Lesson plan

Multiply a whole number and a fraction by using a number line

teaches Common Core State Standards CCSS.Math.Content.4.NF.B.4b http://corestandards.org/Math/Content/4/NF/B/4/b
teaches Common Core State Standards CCSS.Math.Practice.MP2 http://corestandards.org/Math/Practice/MP2
teaches Common Core State Standards CCSS.Math.Practice.MP4 http://corestandards.org/Math/Practice/MP4
teaches Common Core State Standards CCSS.Math.Practice.MP7 http://corestandards.org/Math/Practice/MP7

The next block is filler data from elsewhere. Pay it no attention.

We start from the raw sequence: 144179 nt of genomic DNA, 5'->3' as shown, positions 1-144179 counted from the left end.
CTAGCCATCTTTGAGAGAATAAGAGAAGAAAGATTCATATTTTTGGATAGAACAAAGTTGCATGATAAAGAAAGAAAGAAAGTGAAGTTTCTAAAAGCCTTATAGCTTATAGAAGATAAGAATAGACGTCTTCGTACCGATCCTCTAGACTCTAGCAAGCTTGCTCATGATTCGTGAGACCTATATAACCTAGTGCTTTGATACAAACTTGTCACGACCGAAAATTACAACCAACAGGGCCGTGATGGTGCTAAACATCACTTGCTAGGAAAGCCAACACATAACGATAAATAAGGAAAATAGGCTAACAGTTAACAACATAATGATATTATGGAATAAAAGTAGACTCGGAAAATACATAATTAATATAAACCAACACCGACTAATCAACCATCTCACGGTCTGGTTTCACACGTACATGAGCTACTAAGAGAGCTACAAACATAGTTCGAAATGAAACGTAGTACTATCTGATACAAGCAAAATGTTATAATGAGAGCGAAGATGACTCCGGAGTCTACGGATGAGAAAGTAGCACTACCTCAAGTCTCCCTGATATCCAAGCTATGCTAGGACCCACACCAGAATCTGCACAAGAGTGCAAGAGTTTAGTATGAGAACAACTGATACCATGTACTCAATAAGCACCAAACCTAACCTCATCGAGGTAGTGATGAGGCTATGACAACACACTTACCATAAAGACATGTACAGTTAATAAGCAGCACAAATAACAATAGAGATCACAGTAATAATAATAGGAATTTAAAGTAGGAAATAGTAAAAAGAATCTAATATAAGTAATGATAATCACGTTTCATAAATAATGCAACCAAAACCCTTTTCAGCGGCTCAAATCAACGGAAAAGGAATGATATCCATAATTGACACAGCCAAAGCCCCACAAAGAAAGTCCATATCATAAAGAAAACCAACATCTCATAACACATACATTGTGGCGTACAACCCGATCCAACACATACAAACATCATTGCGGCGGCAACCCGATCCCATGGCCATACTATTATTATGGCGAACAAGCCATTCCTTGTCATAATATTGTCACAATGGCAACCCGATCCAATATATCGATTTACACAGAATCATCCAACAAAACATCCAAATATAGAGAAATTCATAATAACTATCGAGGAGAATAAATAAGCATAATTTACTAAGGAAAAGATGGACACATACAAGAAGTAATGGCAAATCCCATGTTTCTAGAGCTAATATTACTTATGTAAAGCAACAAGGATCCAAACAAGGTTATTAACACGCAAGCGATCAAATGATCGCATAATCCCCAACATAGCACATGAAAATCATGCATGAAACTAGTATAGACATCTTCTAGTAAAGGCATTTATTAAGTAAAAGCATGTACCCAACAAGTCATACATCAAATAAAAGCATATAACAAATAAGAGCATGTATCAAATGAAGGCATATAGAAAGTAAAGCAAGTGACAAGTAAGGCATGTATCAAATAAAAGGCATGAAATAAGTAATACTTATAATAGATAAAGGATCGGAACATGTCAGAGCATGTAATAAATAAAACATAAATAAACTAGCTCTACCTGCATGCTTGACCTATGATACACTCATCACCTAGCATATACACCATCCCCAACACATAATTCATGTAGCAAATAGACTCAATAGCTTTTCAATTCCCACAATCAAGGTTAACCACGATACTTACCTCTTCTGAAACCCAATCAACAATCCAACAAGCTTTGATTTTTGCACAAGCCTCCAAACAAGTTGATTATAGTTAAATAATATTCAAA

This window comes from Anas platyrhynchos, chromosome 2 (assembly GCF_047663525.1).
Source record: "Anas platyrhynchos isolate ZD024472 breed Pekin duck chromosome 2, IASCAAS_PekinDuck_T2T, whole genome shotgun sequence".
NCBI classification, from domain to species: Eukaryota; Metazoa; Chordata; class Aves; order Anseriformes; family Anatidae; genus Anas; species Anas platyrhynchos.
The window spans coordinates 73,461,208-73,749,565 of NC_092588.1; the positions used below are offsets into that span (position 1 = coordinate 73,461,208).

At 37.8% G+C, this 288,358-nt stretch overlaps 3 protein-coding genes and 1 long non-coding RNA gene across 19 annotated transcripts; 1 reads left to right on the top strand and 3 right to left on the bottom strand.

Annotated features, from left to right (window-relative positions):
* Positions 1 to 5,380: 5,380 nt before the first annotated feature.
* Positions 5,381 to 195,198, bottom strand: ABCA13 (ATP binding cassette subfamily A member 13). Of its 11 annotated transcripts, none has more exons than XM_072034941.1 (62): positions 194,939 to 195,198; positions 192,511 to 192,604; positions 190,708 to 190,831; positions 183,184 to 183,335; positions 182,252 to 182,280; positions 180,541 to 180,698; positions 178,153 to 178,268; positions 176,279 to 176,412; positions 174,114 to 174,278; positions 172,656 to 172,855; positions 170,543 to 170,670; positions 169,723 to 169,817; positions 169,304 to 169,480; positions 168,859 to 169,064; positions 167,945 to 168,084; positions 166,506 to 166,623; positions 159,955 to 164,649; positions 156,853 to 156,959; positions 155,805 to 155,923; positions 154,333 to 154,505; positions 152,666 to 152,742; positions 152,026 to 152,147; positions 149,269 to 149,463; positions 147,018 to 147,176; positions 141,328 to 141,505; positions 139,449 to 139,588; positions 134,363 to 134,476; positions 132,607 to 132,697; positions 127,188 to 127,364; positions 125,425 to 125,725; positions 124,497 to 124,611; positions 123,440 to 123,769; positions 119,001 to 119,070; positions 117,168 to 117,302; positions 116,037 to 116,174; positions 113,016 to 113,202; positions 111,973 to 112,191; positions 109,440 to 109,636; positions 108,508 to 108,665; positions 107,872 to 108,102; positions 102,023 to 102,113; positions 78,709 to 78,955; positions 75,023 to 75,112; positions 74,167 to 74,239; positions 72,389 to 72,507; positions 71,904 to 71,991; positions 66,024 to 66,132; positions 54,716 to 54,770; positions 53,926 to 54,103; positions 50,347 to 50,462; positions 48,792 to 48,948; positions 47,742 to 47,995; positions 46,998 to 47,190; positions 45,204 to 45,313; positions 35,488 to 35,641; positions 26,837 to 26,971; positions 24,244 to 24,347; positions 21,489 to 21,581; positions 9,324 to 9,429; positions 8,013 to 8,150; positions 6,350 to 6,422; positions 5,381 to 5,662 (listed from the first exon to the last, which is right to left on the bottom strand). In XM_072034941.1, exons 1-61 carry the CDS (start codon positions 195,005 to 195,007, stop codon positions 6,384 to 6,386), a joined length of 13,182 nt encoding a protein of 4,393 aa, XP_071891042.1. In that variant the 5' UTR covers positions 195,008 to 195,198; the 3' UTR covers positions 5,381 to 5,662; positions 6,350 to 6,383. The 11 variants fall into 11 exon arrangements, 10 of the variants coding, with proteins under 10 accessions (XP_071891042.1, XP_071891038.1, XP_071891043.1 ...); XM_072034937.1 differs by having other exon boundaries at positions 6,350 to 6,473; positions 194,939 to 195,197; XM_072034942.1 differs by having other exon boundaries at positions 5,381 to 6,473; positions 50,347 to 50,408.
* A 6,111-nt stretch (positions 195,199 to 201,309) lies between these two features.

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Big Ideas: We can apply the associative property when multiplying fractions in the same way we apply it when multiplying whole numbers. The task in this lesson will push students to think about the meaning of multiplication with a whole number and a fraction. Students will see that when multiplying whole numbers by fractions, they can employ their understandings of what multiplication means with whole numbers. For example, they will use a number line to think of 3 times two-fifths not only as 3 groups of two-fifths, but as the result of an amount (3 x 2) ÷ 5. Students will make a comparison to 1 times six-fifths. Exploring this relationship will help students realize the application of the associative property and see the analogy between fractions and whole numbers: 3 x ⅖ can be thought of as ⅖ +⅖ + ⅖ and as (3 x 2)/5. In this lesson, we also address the common misconception that you can multiply both the numerator and the denominator by the whole number to find the product. This is mostly a procedural misconception and precisely why we have used a conceptual approach that employs the number line as a tool. Vocabulary: multiple, equation, factors, products, numerator, denominator, fraction, whole number Special Materials: Dry erase boards Dry erase markers